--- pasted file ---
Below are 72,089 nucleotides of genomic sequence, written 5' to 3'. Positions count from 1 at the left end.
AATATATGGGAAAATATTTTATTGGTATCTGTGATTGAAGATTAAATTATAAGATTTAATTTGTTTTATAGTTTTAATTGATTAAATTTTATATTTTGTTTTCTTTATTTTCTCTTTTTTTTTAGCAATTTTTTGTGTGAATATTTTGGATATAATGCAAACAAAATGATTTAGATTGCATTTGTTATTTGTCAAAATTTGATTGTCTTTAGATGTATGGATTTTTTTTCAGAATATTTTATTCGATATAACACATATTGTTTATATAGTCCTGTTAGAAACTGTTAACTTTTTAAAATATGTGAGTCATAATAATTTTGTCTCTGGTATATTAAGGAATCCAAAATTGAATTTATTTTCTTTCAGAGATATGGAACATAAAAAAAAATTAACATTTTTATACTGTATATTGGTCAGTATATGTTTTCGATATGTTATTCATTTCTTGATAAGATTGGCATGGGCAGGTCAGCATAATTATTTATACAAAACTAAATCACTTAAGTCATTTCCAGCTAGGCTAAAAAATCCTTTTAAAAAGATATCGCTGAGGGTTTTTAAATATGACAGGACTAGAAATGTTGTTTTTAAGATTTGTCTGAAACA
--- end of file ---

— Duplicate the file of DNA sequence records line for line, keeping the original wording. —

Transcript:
Below are 72,089 nucleotides of genomic sequence, written 5' to 3'. Positions count from 1 at the left end.
AATATATGGGAAAATATTTTATTGGTATCTGTGATTGAAGATTAAATTATAAGATTTAATTTGTTTTATAGTTTTAATTGATTAAATTTTATATTTTGTTTTCTTTATTTTCTCTTTTTTTTTAGCAATTTTTTGTGTGAATATTTTGGATATAATGCAAACAAAATGATTTAGATTGCATTTGTTATTTGTCAAAATTTGATTGTCTTTAGATGTATGGATTTTTTTTCAGAATATTTTATTCGATATAACACATATTGTTTATATAGTCCTGTTAGAAACTGTTAACTTTTTAAAATATGTGAGTCATAATAATTTTGTCTCTGGTATATTAAGGAATCCAAAATTGAATTTATTTTCTTTCAGAGATATGGAACATAAAAAAAAATTAACATTTTTATACTGTATATTGGTCAGTATATGTTTTCGATATGTTATTCATTTCTTGATAAGATTGGCATGGGCAGGTCAGCATAATTATTTATACAAAACTAAATCACTTAAGTCATTTCCAGCTAGGCTAAAAAATCCTTTTAAAAAGATATCGCTGAGGGTTTTTAAATATGACAGGACTAGAAATGTTGTTTTTAAGATTTGTCTGAAACA